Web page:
The UK Government's AI review: what's missing?
A traditional conference or workshop structure inherently subjugates itself to hierarchies of every sort... At an unconference, everyone is brought to the same level, and everyone’s contributions are valued. There is a rule of “two feet” at an unconference: if you are not contributing or asking questions, you are in the wrong room. As such, the success of the format is that it forces those with interests, stakes, and opinions into the same place: with no space for spectators.
More Than The Trees Are Worth? Intangibles, Decision-Making, and the Meares Island Logging Conflict
ethics, regulation and jobs are dominating the public discourse, both in the UK and around the world. Unless the UK Government addresses them explicitly, these concerns will continue to undermine the positive potential of artificial intelligence.
AI and legitimacy: government in the age of the machine
Given that money is our most common way to measure time and effort, it is therefore most convenient to apply it to happiness and values… but quantifying values in this way has social and psychological effects.
AI: Is a robot assistant going to steal your job?
The truth of the effects of AI on societies is likely somewhere between the “technoskeptic” and the “technoptimist” predictions. Regardless of where one falls on the scale, the adoption of artificial intelligence by government raises important questions about government legitimacy.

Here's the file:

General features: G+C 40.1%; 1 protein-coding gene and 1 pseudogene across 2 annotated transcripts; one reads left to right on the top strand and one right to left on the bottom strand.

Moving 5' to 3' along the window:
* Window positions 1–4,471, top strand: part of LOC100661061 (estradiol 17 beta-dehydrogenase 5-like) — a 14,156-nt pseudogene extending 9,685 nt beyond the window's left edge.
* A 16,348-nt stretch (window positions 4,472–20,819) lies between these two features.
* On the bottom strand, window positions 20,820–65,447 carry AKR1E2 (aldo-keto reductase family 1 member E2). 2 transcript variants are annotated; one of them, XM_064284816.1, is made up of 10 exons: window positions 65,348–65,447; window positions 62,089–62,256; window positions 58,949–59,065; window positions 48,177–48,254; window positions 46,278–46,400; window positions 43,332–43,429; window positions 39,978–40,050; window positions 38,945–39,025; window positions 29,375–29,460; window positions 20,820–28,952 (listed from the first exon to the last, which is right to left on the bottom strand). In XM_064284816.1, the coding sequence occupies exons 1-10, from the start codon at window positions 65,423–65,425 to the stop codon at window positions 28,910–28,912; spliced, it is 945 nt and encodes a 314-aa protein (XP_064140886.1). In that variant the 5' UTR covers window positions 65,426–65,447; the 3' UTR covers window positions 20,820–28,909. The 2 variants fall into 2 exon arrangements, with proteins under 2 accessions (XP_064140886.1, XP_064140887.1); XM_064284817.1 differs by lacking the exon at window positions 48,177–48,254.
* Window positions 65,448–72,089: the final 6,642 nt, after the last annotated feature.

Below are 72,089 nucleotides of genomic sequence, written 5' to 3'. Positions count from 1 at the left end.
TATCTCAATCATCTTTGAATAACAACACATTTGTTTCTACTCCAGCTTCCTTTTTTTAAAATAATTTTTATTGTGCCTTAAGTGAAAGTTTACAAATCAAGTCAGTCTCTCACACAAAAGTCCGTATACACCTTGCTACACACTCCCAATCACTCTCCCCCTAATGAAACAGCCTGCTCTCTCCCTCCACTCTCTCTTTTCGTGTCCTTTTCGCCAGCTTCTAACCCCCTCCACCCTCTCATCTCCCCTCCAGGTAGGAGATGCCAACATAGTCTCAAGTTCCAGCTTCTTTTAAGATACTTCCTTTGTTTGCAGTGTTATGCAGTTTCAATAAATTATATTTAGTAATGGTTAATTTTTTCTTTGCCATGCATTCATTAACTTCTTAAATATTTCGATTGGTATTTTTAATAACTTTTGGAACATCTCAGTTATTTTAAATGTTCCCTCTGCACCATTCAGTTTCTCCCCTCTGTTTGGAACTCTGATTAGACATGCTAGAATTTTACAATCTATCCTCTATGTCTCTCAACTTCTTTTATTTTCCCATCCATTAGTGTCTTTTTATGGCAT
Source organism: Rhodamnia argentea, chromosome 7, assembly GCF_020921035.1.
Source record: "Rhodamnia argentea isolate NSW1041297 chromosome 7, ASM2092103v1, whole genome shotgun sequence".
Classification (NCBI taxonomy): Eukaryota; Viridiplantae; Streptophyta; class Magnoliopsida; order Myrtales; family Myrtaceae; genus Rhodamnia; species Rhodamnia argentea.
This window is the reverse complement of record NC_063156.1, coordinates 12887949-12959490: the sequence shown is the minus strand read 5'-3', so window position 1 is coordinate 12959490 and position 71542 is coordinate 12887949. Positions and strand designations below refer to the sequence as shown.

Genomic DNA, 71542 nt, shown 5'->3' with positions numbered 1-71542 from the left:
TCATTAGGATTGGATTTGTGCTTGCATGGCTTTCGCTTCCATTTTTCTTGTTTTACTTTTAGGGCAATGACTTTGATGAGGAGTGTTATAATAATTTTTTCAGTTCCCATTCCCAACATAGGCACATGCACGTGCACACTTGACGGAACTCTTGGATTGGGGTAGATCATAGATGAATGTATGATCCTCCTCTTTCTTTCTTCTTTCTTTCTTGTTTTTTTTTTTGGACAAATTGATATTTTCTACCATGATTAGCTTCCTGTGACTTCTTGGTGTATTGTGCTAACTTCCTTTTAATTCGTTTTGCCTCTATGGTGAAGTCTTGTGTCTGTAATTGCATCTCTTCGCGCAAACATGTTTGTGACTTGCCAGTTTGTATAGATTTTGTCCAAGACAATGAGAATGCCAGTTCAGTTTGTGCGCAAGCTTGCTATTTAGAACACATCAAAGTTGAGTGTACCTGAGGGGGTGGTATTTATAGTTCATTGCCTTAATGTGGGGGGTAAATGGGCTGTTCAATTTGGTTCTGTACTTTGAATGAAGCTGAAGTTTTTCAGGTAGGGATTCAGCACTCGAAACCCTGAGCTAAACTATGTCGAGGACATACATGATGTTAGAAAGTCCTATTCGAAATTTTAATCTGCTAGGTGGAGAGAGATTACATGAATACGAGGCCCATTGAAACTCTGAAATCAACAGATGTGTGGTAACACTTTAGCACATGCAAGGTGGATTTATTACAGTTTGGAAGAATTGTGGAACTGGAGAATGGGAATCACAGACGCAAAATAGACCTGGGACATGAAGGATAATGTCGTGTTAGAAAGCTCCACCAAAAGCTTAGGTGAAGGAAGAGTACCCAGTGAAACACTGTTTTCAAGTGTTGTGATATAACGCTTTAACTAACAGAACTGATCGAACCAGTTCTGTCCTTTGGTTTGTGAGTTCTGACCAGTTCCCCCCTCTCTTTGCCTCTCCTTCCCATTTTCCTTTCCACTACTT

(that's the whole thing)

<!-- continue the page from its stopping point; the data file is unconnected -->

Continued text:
Making it personal: civil service and morality
Conversations about artificial intelligence incite a reaction that is equal parts excitement and dread. Excitement because of the potential cost-saving efficiency gains that may come with AI. Dread because any mention of automation induces a fear of redundancy and disposability among mid-skilled and low-skilled workers.
In public sector management the conversation about machine learning applications is no different...
Five levels of AI in public service
There are moments as a teacher or a facilitator when the mood in the room changes very suddenly. Sometimes this is the beginning of a disaster: misreading the room, choosing an example with an awful hidden meaning, or simply losing trust. But at other times, it is when someone shows something of themselves – something real – and the whole room turns towards them. These are some of my favourite moments. Earlier this month, training a group of talented civil servants in Ukraine, the room turned towards a participant who talked about God.
Why Government is ready for AI
AI is a very broad term which covers everything from machine learning to general intelligence. People can get caught up thinking about how to design the perfect system for dealing with problems we won’t face for years. I’ve been thinking about what a common framework might look like to make it clearer what we mean when we talk about AI.
The potential of Artificial Intelligence comes from its ability to deal with the complexity of real life. It offers is the beginnings of computer programmes that can make judgments - rather than simply following preset rules.